A two-vehicle collision that sent a tractor-trailer onto its side near Amargosa Valley required a Hazmat response from Pahrump Valley Fire and Rescue Services and Nye County Emergency Services around 9:30 a.m. on Thursday morning.
The crash happened along State Route 373 near White Sands Road, closing the area for most of the day. It was still closed at press time.
Fire Chief Scott Lewis said the waste materials were destined to go to US Ecology Nevada, a waste treatment facility nearly 20 miles north of Amargosa which processes and converts hazardous inorganic wastes into non-hazardous, delisted residues.
None of the waste material being transported was radioactive, Lewis said.
“We were dispatched with the Station 51 group to the area of Amargosa for a two-vehicle accident where one of the vehicles overturned,” he said. “Upon arrival, we found the overturned truck. There was no entrapment or serious injuries. The tractor-trailer was breached, so a lot of the material that was stored in the trailer came through the top as it was resting on its side.”
The waste products en route to the facility varied in nature, Lewis said.
“There were different materials from different manufacturers and it was a collective group of materials that was being transported up to the US Ecology facility,” he said. “It wasn’t any one type of material. Some of it was solid materials and there were several that were liquid. The motor carrier company was contacted and they sent third-party resources out to remedy all of those issues and to mitigate any other problems.”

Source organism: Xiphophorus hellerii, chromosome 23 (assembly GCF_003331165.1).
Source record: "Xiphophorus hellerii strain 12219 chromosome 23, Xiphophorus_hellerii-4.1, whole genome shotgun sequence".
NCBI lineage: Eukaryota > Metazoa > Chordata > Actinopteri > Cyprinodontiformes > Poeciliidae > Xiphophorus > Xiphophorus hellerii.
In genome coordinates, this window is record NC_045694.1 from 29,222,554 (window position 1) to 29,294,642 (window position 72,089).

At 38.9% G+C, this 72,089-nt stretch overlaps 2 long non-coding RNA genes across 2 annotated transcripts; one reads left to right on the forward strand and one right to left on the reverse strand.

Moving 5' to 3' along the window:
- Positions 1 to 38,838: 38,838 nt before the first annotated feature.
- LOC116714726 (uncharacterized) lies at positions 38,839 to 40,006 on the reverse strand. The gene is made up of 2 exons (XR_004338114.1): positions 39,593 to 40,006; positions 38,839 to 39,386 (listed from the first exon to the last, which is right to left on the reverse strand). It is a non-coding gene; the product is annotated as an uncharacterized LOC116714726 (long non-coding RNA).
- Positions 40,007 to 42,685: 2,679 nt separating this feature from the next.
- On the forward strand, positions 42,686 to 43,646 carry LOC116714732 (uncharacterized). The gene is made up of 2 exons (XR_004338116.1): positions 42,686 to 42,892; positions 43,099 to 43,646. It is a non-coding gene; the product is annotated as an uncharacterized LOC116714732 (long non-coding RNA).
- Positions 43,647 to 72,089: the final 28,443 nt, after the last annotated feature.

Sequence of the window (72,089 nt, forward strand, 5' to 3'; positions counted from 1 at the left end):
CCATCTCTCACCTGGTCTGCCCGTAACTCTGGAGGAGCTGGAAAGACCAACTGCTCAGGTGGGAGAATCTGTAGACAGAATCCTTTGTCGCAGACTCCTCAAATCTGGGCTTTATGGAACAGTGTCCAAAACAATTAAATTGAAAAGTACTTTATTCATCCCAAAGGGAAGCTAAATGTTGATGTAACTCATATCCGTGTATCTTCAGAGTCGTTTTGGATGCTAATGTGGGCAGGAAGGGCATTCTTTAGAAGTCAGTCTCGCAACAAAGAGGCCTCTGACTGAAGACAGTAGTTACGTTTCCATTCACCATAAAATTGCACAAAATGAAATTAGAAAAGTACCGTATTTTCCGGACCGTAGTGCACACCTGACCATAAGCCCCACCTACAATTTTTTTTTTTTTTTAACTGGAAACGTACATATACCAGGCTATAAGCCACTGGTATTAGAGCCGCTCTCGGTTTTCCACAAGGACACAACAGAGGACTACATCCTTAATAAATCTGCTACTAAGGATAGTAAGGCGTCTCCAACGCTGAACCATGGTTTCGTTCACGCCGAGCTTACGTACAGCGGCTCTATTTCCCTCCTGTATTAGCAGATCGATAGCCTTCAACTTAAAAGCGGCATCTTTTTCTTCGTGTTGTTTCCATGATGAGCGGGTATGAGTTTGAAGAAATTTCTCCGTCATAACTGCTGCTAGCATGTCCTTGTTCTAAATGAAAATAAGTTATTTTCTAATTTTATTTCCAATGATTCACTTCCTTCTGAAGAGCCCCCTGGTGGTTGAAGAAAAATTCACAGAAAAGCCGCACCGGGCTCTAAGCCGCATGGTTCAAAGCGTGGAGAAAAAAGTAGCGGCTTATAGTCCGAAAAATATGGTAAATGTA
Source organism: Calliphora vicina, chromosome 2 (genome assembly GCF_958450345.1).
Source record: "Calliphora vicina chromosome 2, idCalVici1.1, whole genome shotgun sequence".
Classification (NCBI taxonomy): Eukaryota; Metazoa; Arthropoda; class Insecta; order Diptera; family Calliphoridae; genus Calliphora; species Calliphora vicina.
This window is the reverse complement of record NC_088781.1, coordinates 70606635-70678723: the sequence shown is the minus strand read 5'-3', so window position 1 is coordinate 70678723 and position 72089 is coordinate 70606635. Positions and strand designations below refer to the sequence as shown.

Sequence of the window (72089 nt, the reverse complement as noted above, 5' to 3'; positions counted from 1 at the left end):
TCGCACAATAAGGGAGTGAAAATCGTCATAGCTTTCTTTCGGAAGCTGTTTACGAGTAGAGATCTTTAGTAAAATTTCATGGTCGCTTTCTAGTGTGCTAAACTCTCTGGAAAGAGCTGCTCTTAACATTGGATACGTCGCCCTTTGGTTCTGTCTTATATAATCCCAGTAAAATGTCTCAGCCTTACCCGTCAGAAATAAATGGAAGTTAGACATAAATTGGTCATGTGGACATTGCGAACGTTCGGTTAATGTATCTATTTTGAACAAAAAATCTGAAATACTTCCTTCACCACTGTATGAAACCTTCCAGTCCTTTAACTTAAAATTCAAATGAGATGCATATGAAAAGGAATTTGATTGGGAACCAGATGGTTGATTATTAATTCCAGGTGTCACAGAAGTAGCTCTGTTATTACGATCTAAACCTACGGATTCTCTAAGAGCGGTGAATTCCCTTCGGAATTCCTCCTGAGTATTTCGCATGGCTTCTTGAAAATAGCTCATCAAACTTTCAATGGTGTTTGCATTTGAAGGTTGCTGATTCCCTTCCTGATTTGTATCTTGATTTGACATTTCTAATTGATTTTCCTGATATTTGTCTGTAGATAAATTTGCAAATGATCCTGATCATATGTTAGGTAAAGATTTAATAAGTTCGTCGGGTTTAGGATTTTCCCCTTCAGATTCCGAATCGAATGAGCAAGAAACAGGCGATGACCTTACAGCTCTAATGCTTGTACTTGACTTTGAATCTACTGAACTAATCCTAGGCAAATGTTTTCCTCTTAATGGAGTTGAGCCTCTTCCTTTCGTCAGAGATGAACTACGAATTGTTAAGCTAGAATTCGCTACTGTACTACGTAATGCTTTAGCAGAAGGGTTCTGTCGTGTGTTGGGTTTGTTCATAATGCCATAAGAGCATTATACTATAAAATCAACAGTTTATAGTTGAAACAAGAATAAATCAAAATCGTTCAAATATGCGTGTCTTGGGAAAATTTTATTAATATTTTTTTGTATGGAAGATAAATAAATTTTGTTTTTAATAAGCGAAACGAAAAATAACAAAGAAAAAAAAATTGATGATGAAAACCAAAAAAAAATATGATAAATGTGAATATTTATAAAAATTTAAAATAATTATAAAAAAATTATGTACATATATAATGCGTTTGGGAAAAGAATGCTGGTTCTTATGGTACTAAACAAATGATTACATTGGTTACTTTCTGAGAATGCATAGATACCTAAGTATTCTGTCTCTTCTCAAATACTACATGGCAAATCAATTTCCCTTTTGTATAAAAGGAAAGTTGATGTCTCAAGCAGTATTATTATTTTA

The highway remained closed to through traffic throughout Thursday afternoon.
Lewis said motorists could navigate their way around the scene by taking secondary roads.
Several people were evaluated but declined medical treatment.
A US Ecology site has been the focus of a state investigation into an industrial fire in October that shut down U.S. Highway 95 from Tonopah to the State Route 160 interchange north of Crystal.
A full-scale remediation of the US Ecology industrial site could cost millions of dollars, state officials said during a meeting on Monday.
A group of state officials who presented the findings from the report into the October industrial fire at the US Ecology site said the state is working with several private engineering companies that are expected to provide costs of permanent repairs for the site.
Contact reporter Selwyn Harris at email@example.com